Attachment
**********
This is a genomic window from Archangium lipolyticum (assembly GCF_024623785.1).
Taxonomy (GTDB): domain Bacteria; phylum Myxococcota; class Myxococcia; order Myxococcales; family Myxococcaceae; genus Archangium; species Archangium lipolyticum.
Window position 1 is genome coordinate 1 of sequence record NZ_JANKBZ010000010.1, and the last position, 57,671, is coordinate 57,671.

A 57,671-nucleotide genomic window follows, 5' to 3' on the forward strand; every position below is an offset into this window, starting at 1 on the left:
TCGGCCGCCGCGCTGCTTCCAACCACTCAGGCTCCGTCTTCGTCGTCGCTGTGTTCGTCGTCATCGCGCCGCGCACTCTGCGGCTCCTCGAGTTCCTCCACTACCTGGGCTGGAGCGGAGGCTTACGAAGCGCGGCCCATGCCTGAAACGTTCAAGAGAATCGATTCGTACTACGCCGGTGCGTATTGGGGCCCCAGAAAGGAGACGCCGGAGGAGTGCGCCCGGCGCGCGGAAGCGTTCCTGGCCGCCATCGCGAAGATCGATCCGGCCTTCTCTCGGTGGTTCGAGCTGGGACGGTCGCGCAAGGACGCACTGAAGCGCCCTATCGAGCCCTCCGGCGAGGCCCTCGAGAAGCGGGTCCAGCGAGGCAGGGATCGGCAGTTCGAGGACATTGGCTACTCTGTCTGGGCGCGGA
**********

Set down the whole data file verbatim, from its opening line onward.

This is a genomic window from Archangium lipolyticum (assembly GCF_024623785.1).
Taxonomy (GTDB): domain Bacteria; phylum Myxococcota; class Myxococcia; order Myxococcales; family Myxococcaceae; genus Archangium; species Archangium lipolyticum.
Window position 1 is genome coordinate 1 of sequence record NZ_JANKBZ010000010.1, and the last position, 57,671, is coordinate 57,671.

A 57,671-nucleotide genomic window follows, 5' to 3' on the forward strand; every position below is an offset into this window, starting at 1 on the left:
TCGGCCGCCGCGCTGCTTCCAACCACTCAGGCTCCGTCTTCGTCGTCGCTGTGTTCGTCGTCATCGCGCCGCGCACTCTGCGGCTCCTCGAGTTCCTCCACTACCTGGGCTGGAGCGGAGGCTTACGAAGCGCGGCCCATGCCTGAAACGTTCAAGAGAATCGATTCGTACTACGCCGGTGCGTATTGGGGCCCCAGAAAGGAGACGCCGGAGGAGTGCGCCCGGCGCGCGGAAGCGTTCCTGGCCGCCATCGCGAAGATCGATCCGGCCTTCTCTCGGTGGTTCGAGCTGGGACGGTCGCGCAAGGACGCACTGAAGCGCCCTATCGAGCCCTCCGGCGAGGCCCTCGAGAAGCGGGTCCAGCGAGGCAGGGATCGGCAGTTCGAGGACATTGGCTACTCTGTCTGGGCGCGGA